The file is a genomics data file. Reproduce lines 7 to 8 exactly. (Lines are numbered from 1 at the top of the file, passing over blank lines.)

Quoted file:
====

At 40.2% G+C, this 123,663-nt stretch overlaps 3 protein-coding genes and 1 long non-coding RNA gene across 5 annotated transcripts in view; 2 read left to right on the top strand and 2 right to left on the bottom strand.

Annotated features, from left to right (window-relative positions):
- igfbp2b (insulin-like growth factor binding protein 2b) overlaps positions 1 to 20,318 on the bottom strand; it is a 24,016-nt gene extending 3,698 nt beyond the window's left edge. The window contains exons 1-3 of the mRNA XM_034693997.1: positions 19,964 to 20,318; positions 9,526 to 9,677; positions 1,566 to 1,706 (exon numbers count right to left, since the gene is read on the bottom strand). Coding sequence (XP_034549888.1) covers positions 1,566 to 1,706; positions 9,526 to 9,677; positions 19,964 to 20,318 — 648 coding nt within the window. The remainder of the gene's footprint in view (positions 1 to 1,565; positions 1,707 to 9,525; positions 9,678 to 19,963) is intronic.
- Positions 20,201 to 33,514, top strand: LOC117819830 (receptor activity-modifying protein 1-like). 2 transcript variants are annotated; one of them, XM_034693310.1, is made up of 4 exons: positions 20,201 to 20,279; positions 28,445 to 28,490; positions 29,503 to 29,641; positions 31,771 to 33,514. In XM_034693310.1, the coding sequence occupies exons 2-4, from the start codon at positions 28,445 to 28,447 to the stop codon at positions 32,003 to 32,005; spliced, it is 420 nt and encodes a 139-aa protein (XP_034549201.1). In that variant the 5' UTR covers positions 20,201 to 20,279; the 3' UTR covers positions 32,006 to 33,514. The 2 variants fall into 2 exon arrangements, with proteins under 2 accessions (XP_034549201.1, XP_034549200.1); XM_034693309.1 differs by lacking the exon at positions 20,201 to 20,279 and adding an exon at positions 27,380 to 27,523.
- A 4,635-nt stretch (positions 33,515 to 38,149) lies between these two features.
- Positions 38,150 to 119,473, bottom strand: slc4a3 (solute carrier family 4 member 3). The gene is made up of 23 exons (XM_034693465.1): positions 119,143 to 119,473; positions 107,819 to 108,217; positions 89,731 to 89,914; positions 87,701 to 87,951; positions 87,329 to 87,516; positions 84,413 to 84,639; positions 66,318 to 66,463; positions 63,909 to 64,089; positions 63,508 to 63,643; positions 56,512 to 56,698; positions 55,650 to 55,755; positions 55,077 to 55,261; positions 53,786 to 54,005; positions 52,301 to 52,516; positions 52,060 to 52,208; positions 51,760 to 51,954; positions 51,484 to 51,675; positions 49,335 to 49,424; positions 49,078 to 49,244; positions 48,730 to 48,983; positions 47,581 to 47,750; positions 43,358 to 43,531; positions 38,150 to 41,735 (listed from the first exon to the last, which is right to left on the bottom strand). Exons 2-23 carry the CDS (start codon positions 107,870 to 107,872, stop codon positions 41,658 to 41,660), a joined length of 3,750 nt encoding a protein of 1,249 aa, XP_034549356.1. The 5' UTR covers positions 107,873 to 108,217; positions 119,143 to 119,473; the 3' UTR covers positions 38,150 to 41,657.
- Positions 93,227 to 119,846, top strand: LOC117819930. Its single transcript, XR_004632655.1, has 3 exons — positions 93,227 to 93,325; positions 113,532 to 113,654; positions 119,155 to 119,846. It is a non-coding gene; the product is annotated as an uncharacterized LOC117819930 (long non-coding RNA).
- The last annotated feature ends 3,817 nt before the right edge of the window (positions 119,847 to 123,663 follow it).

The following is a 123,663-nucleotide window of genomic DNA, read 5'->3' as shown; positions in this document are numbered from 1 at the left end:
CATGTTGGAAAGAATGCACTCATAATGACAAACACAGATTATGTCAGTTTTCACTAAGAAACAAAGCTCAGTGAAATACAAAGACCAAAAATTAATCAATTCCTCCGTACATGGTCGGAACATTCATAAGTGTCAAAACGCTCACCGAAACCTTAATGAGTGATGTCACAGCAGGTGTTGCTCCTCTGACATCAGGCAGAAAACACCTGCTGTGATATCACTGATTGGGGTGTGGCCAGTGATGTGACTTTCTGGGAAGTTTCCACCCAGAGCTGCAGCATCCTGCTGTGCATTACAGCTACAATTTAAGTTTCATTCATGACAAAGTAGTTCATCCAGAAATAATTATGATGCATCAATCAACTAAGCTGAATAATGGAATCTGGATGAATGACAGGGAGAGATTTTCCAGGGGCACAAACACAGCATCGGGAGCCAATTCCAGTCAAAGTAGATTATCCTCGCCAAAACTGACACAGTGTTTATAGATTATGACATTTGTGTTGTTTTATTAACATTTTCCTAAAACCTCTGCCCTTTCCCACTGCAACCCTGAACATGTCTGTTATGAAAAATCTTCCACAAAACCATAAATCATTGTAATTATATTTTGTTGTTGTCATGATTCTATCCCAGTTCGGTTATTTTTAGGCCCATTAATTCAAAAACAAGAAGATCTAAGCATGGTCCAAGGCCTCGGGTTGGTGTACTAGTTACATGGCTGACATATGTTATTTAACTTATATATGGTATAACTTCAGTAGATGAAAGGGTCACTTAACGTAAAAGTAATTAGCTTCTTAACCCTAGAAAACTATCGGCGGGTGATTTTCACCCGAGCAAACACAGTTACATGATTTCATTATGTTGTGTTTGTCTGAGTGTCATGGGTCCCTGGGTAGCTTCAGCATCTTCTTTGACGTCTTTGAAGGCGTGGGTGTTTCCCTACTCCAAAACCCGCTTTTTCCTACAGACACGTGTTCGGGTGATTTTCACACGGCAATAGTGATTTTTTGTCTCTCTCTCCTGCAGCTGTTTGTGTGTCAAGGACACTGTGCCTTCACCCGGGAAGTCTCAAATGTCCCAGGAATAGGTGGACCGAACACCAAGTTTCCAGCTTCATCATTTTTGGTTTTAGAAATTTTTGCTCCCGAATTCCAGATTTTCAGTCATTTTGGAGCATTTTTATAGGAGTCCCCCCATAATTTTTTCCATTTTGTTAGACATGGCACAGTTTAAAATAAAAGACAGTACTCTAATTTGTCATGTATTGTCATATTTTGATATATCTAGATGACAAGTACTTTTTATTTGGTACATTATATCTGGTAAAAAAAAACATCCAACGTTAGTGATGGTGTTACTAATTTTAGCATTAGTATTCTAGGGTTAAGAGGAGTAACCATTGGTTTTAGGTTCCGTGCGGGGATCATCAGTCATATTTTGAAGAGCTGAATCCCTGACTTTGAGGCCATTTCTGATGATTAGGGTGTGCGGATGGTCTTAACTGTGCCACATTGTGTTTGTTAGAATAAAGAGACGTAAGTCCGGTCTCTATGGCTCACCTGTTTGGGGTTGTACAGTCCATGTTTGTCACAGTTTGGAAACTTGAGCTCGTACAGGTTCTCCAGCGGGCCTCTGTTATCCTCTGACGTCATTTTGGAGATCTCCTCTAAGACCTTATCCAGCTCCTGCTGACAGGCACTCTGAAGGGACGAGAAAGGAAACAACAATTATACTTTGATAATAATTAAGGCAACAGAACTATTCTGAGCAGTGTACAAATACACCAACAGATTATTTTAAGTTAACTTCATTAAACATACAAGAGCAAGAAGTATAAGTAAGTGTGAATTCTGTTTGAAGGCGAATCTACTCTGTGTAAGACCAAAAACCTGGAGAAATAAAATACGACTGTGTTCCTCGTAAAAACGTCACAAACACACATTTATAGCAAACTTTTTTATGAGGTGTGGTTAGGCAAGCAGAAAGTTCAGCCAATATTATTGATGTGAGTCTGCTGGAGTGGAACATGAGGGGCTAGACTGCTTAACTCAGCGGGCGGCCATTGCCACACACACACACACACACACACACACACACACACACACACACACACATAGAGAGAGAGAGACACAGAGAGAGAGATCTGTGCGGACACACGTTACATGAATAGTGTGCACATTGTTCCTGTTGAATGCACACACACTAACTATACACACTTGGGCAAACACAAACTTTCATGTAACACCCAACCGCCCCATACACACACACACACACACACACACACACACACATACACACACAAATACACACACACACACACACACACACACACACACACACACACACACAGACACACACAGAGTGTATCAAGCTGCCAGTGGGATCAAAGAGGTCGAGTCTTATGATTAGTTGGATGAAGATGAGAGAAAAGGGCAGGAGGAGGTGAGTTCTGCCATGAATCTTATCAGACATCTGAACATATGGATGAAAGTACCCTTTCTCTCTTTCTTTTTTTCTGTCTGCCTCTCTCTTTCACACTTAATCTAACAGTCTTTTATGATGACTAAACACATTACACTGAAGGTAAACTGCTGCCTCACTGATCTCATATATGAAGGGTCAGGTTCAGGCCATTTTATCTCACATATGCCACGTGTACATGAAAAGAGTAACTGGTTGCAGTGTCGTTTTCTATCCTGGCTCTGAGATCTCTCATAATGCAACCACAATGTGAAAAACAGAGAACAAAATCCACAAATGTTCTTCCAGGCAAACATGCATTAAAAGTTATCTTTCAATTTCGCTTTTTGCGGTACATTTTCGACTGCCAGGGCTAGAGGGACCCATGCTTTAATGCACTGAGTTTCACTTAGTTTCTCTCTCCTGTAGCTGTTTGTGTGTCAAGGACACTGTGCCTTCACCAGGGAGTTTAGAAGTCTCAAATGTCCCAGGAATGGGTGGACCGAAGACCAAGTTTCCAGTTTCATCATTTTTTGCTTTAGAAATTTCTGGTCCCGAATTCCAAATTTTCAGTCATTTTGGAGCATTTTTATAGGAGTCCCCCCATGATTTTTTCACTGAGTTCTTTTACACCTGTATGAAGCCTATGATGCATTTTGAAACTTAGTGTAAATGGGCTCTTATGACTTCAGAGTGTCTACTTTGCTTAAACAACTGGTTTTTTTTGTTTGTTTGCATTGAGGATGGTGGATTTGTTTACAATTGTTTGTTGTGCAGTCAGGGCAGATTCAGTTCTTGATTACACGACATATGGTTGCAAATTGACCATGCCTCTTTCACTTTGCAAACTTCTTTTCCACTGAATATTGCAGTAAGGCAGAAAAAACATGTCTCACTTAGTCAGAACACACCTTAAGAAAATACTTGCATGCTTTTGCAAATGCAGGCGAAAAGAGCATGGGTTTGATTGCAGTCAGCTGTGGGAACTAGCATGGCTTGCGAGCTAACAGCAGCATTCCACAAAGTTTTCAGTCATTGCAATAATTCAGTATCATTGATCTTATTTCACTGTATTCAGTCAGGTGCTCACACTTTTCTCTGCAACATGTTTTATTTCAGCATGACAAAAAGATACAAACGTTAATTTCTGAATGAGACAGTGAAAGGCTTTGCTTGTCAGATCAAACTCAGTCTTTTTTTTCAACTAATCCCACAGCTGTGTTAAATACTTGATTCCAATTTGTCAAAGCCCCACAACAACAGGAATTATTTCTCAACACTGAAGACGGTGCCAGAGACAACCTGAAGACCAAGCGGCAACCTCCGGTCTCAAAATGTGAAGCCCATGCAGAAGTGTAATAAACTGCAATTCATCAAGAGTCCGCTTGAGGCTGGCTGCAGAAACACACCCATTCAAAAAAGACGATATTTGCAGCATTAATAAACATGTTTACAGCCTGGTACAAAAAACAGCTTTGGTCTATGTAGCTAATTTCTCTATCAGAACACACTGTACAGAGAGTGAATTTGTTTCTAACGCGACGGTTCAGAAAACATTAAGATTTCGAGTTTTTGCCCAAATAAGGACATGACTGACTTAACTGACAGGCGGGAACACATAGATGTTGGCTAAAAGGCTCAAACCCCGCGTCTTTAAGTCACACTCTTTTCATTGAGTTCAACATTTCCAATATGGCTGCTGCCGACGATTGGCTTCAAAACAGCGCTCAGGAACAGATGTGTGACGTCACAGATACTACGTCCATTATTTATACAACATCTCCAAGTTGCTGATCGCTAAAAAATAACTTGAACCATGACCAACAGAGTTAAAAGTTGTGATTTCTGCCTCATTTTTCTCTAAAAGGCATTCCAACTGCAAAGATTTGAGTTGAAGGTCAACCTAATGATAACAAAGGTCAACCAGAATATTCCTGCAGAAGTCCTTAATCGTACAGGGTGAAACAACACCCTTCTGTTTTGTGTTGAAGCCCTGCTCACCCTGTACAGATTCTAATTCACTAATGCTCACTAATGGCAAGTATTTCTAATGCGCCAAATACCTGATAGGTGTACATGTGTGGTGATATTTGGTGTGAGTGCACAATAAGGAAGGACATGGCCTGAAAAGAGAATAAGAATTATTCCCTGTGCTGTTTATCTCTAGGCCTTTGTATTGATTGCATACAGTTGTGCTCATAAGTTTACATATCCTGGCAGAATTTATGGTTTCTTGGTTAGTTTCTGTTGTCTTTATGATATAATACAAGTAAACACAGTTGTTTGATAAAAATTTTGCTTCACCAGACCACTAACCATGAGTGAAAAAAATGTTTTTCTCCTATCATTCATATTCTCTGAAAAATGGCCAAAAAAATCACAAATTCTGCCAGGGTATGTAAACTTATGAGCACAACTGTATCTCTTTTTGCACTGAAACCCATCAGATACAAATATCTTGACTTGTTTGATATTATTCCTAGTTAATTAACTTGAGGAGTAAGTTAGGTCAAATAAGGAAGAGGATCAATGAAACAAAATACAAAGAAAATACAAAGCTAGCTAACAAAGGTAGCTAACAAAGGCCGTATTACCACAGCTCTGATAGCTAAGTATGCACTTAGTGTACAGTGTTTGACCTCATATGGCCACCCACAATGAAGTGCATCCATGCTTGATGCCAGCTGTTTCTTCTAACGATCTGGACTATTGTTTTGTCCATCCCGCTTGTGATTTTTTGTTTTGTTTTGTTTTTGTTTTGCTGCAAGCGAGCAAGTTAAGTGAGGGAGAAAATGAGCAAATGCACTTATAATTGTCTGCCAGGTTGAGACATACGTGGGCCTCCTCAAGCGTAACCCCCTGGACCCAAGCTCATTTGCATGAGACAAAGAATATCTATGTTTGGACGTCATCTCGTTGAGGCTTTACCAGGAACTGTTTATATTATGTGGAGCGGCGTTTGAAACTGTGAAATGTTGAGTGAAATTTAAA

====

- Positions 93,227 to 119,846, top strand: LOC117819930. Its single transcript, XR_004632655.1, has 3 exons — positions 93,227 to 93,325; positions 113,532 to 113,654; positions 119,155 to 119,846. It is a non-coding gene; the product is annotated as an uncharacterized LOC117819930 (long non-coding RNA).
- The last annotated feature ends 3,817 nt before the right edge of the window (positions 119,847 to 123,663 follow it).